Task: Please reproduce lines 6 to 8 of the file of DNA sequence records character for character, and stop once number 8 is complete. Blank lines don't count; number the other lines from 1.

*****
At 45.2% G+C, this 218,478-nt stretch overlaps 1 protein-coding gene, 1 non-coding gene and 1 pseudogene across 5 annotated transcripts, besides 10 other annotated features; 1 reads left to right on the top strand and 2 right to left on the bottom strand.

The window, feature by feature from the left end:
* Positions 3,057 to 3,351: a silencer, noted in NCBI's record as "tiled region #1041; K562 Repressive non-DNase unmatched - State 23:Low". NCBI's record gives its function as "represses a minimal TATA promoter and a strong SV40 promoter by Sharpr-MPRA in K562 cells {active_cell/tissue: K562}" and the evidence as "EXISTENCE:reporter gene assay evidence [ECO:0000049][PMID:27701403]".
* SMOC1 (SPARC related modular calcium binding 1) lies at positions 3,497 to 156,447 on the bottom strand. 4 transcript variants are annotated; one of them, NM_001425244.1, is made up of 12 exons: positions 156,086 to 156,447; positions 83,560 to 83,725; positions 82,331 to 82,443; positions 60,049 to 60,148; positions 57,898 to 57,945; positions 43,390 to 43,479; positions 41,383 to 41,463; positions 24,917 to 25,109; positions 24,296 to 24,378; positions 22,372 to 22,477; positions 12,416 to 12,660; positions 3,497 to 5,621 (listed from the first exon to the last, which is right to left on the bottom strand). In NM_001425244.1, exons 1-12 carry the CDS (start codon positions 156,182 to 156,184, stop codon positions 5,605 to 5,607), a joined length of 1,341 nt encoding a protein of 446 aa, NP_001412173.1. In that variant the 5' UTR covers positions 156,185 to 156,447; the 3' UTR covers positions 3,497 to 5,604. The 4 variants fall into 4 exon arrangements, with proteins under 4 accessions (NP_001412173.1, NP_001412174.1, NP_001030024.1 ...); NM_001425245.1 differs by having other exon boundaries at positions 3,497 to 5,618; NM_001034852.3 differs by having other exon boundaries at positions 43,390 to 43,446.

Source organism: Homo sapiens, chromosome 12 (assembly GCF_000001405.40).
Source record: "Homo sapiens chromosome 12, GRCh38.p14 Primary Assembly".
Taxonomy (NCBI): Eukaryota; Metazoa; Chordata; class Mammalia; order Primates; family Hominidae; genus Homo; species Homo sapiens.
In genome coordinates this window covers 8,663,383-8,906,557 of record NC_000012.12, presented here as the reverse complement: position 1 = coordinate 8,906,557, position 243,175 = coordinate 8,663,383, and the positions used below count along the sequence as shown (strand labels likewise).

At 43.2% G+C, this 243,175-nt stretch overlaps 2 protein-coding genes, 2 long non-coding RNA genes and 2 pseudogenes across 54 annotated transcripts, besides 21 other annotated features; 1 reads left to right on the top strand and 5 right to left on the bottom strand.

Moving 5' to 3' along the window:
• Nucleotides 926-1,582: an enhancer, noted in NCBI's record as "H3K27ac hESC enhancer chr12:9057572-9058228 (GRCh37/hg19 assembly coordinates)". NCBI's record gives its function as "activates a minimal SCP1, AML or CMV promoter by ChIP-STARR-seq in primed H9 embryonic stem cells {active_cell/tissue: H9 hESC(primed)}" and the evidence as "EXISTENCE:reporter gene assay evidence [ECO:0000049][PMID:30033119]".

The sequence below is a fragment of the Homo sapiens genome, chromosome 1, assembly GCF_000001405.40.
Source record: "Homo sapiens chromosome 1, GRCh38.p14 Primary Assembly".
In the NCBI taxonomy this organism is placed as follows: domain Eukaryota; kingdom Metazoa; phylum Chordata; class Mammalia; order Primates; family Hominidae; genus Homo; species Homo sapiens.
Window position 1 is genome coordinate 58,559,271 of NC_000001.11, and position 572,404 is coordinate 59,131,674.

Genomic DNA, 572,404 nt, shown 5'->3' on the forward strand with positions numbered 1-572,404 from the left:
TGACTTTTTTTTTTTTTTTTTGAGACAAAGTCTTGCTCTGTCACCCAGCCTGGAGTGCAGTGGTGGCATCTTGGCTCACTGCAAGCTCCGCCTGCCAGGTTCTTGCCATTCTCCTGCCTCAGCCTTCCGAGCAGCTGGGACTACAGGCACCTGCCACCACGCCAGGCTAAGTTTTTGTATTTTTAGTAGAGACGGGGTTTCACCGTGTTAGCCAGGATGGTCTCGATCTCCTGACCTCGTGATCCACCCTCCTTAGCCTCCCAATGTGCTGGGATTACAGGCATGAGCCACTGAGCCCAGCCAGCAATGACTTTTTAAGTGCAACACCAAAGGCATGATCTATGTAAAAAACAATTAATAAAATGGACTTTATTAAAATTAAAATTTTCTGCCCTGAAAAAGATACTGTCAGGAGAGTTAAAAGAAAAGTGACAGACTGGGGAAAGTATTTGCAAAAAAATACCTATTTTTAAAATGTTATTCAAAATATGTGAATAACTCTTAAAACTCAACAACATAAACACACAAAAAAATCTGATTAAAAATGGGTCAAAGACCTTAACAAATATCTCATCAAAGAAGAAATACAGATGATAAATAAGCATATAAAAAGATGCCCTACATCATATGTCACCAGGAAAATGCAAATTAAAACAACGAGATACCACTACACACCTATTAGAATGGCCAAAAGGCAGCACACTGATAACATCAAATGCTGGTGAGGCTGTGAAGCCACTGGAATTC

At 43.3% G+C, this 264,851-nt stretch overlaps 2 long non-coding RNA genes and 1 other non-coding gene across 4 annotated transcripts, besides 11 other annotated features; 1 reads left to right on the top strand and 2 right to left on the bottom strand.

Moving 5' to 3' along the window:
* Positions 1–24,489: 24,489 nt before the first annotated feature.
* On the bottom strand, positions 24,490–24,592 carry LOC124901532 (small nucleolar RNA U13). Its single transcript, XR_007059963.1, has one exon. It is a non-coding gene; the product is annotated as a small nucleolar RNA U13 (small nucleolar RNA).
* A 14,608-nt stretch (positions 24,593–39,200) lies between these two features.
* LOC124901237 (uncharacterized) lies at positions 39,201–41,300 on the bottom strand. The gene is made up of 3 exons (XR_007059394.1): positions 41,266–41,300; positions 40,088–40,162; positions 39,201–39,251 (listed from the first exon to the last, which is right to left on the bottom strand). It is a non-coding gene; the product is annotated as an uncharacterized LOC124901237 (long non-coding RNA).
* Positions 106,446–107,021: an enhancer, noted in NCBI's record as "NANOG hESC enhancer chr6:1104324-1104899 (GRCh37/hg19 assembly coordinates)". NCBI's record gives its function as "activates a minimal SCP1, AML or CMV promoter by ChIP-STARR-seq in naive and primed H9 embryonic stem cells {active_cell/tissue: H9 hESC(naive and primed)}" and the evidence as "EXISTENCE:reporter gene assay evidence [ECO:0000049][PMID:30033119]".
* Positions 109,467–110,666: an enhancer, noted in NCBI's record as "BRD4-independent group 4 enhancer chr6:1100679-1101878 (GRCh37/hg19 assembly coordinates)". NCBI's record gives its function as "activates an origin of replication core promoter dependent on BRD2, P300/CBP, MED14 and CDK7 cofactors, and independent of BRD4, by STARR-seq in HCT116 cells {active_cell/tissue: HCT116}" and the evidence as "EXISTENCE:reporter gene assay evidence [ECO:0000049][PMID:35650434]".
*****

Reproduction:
Source record: "Homo sapiens chromosome 12, GRCh38.p14 Primary Assembly".
Taxonomy (NCBI): Eukaryota; Metazoa; Chordata; class Mammalia; order Primates; family Hominidae; genus Homo; species Homo sapiens.
In genome coordinates this window covers 8,663,383-8,906,557 of record NC_000012.12, presented here as the reverse complement: position 1 = coordinate 8,906,557, position 243,175 = coordinate 8,663,383, and the positions used below count along the sequence as shown (strand labels likewise).